With the advancement of metagenomics principles and high-throughput sequencing technologies, continuous researches have found that the lung microecological balance is inextricably linked to the host immune response. An article published in Nature Medicine by the Dickson team at the University of Michigan in April 2017 revealed that the microorganisms in the lungs are not the only pathogens of pneumonia, but also intestinal microorganisms are able to diseases in the lungs [10, 11]. In the last decade, clinicians and scientists have been paying considerable attention to the study of the “intestinal-pulmonary axis”. Since 2015, major clinical trials aimed at verifying the ability of intestinal bacteria to cause lung pathology. Two of the trials gave intestinal beneficial probiotic bacteria, and the other experiment was given narrow-band antibiotics, designed to specifically change the intestinal microbial distribution and affect the “gut-lung axis” .
Although tumors are considered to be caused by both genetics and environmental factors, 20% of human malignant tumors are associated with microorganisms . The microbiome generally causes cancer to develop through the following three pathways: (1) A change in the balance of host cell proliferation and death; (2) Regulation of the innate and adaptive immune function; (3) and by affecting the metabolism of host factors . There is also a close relationship between lung cancer and the microbiome. Studies have confirmed that the oral microbiome is associated with an increased risk of lung cancer . Pulmonary infection with Mycobacterium tuberculosis is also noted to increase the risk of patients to lung cancer . Evidence from numerous studies suggests that intestinal microecology can affect lung immunity and microecological stability. Host epithelial cells and other immune cells can directly regulate the inflammatory response from microorganisms and accompanying local cytokines. This form of immune response often occurs in the lungs and other organs [16,17,18,19]. Therefore, there is a close relationship between intestinal microecology and that of lung microecology. Changes in intestinal microflora could cause changes in lung immunity and microecology.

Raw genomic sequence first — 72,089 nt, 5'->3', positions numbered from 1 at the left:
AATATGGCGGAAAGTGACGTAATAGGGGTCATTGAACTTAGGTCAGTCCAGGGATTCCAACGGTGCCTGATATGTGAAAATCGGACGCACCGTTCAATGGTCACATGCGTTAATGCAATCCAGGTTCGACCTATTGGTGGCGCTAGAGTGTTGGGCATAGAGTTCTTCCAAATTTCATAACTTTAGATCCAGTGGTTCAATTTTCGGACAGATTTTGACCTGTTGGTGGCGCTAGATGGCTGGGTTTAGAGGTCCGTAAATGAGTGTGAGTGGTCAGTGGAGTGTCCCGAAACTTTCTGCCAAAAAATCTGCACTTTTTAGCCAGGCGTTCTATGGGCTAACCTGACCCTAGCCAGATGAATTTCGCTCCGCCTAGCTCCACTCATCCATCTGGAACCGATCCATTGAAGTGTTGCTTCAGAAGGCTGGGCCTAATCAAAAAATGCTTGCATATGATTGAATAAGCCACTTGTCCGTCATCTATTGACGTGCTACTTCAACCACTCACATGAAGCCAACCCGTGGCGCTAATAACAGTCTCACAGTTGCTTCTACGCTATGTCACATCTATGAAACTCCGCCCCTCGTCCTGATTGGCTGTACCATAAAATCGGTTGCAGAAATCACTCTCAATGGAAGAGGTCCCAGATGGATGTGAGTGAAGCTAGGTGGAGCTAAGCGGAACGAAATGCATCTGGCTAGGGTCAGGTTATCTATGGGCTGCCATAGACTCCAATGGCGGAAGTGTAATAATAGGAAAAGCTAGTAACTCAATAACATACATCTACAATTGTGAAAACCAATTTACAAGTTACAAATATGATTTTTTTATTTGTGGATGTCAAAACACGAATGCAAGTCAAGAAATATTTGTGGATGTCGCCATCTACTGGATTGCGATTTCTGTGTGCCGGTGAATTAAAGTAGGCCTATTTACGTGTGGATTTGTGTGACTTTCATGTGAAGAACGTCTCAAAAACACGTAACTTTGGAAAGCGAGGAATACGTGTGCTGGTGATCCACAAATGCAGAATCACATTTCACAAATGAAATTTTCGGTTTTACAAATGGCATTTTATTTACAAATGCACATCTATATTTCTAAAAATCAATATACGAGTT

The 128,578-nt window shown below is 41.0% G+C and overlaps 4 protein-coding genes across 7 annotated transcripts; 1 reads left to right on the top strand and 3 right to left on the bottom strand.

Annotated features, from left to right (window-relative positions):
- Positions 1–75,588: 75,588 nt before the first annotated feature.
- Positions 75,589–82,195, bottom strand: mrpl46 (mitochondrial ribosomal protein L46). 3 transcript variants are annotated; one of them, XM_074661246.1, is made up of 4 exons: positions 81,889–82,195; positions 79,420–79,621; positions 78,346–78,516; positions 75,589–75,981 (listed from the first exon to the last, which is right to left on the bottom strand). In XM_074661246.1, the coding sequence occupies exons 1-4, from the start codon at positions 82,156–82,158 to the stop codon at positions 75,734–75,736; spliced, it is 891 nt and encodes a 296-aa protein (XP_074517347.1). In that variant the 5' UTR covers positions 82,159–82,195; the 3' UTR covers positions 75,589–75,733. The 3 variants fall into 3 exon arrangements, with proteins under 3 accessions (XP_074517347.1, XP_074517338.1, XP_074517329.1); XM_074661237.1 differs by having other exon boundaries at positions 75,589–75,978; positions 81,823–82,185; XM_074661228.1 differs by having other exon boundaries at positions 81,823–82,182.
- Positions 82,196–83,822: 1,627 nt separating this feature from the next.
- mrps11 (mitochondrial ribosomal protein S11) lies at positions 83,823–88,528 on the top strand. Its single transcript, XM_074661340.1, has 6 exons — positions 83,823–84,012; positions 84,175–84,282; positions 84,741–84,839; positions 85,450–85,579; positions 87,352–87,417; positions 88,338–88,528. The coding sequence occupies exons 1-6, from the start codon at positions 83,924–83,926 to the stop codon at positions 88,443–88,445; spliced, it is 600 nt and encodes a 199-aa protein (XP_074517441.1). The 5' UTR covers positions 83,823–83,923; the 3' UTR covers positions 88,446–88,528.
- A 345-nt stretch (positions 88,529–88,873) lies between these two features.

Effects of probiotics on intestinal microecology and immunity
Probiotics are kind of active microorganisms that are beneficial to the host. Probiotics refer to the microorganisms that are beneficial to the host. Probiotics refer to the microorganisms that colonize the human intestine and other organs and function to regulate and keep the microecological balance of the host. They include but are not limited to Bifidobacterium, Lactobacillus, and Clostridium butyricum.. Among them, Bifidobacterium is an important probiotic that has been widely researched . It produces corresponding dynamic changes with age, diet, disease, drugs, etc. in type and quantity. With the increase of age, the number is decreasing. The anti-tumor mechanisms of Bifidobacterium include: (1) Significantly increasing the activity of glutathione-S-transferase and reduce the toxicity of toxic metabolites and carcinogens; (2) Change the metabolism of intestinal spoilage bacteria, such as azo reductase and nitroreductase, and inhibit the catalytic release of carcinogenic precursors in the intestine; (3) Regulate the body’s immune response, activate the differentiation and reproduction of T cells and B cells, increase the number of lymphocytes in the blood, and activate the functions of macrophages, NK cells, MHC II + cells and other immune cells, thereby activating the body Immune Function; (4) Reduce the growth of carcinogenic potential harmful bacteria. In addition, Bifidobacterium can regulate the immunotherapy of tumors. The anti-tumor effect of oral Bifidobacterium in animal experiments is equivalent to PD-1, and the combination of Bifidobacterium and PD-1 can almost completely inhibit the development of tumors . At present, the prevention and treatment of tumors by Bifidobacterium has gradually deepened at the molecular level. Hoarau et al. found that Bifidobacterium can inhibit the phosphatidylinositol 3-kinase (PI3K)/protein kinase B (Akt) signaling pathway and regulate the function of dendritic cells . Huang et al. found that Bifidobacterium can inhibit the inflammatory response in Caco-2 cells infected with Salmonella by inhibiting PI3K/Akt signal, thereby exerting an anti-infective effect ; Wang et al. found that Bifidobacterium can down-regulate the expression of survivin in colon cancer LoVo cells by inhibiting PI3K/Akt signal transduction pathway, and up-regulate the expression of p53, and ultimately promote apoptosis.